What was F. Scott Fitzgerald's purpose for writing The Great Gatsby?

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According to the foreword to the novel written by Charles Scribner III, Fitzgerald wanted to write a book that was "consciously artistic" and "beautiful and simple and intricately patterned."

Having had commercial success with This Side of Paradise, Fitzgerald hoped, in other words, to write a literary masterpiece. Fitzgerald started to write this novel as a satire called Trimalchio, based on the Roman satire the Satyricon, but the novel transcended that form. Gatsby was modeled on Trimalchio, a nouveau riche former slave who gave lavish parties, but Gatsby transformed in Fitzgerald's hands into a figure of tragic romance.

Fitzgerald also wanted to explore the American Dream, as the novel does through Gatsby's desire to start anew and wipe away the past, which is part of the larger American dream of coming to a new continent and creating a new and improved society. In Gatsby's case, the dream means regaining Daisy and acting as if the years they were apart never happened.

Fitzgerald succeeded in writing a novel that was lyrical, short, and "intricately patterned"—there is an enormous attention to detail in this work. Though not a success on its first release, the novel is now solidly in the canon of great American literature.

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Despite its slim size, The Great Gatsby encompasses a diverse array of important themes, commenting on everything from the state of capitalism to gender relations. As such, it's very difficult to pinpoint a major purpose. That said, if there is a major purpose in the novel, it is most likely Fitzgerald's critique of the classical American Dream.

Simply put, the American Dream is the widespread notion that any American citizen can achieve happiness and fulfillment by simply working as hard as possible. Fitzgerald deconstructs this idea by showing that, though Gatsby works hard and acquires a vast store of riches, he does not ever achieve true happiness or fulfillment. For Gatsby, true happiness involves earning the lasting love of Daisy. However, though Daisy loves him in her own way, she is not able to love him as fully as he would prefer, and in the end Daisy abandons Gatsby. Thus, no matter how hard Gatsby works to gain material wealth, he ultimately dies alone, and so much of the novel's major purpose is to ultimately critique the mythology of the American Dream.    

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What is F. Scott Fitzgerald's claim or primary motivation in The Great Gatsby?

The central themes of The Great Gatsby, to me, have to do with identity. How do we become the real version of ourselves? Are we born or shaped into our final identities?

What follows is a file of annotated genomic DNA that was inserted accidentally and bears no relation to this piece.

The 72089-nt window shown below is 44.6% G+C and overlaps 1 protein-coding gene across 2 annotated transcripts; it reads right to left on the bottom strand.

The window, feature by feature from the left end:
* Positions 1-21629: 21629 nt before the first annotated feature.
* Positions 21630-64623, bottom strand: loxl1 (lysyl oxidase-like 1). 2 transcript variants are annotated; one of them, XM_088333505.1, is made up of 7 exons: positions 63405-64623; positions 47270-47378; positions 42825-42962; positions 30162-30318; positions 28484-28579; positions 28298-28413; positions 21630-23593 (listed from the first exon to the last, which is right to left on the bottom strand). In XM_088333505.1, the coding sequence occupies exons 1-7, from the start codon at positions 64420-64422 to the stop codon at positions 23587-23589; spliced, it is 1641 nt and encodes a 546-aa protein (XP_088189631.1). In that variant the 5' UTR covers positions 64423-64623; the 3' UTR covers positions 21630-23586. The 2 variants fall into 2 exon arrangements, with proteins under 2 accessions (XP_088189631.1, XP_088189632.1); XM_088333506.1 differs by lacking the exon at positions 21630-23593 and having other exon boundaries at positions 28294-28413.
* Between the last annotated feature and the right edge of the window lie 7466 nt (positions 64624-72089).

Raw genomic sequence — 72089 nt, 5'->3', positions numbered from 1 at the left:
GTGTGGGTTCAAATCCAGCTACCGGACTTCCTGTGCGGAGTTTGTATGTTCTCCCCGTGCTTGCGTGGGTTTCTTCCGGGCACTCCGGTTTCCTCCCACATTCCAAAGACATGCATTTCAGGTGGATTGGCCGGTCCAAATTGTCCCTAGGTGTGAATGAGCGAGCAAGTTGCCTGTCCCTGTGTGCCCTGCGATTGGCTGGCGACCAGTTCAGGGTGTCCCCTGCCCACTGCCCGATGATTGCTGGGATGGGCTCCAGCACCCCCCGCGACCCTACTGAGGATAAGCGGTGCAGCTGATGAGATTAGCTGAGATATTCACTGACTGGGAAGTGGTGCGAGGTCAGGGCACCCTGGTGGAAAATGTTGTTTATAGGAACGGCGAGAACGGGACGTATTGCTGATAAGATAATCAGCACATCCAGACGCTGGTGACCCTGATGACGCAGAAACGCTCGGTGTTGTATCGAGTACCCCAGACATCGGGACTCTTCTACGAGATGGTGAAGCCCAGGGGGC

I don't know that there is a definitive answer to this question provided in the novel, but Gatsby's example seems to suggest that there is something in each of us that is present when we are young and stays with us through our lives.

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What is F. Scott Fitzgerald's claim or primary motivation in The Great Gatsby?

Perhaps the Great Gatsby is both a satire of the "nouveau riche" and as well as an almost poetic complaint of Fitzgerald's own life similar to T.S. Eliot's lines,

We are the hollow men We are the stuffed men Leaning together Headpiece filled with straw. Alas! Our dried voices, when We whisper together Are quiet and meaningless
In this sense it is tragic portrayal of hollow lives that have been wasted upon false values.
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What is F. Scott Fitzgerald's claim or primary motivation in The Great Gatsby?

Ms-charleston-yawp beat me to my point.  While this novel is not exactly or completely biographical, Fitzgerald is awfully close to Jay Gatsby.  He didn't get the girl because he was too poor; he had to work hard to make it big enough to get her; he finally got her but their life together was a roller coaster ride of highs and lows; he died too young, an unhappy and unsatisfied man.  Sound familiar?  His disillusionment with having money, with a society which valued money over people, and with a world which seemed concerned only with consoling itself for its war wounds by excessiveness in all things was reflected in this work, as well.  This novel is a picture of Fitzgerald's life.

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What is F. Scott Fitzgerald's claim or primary motivation in The Great Gatsby?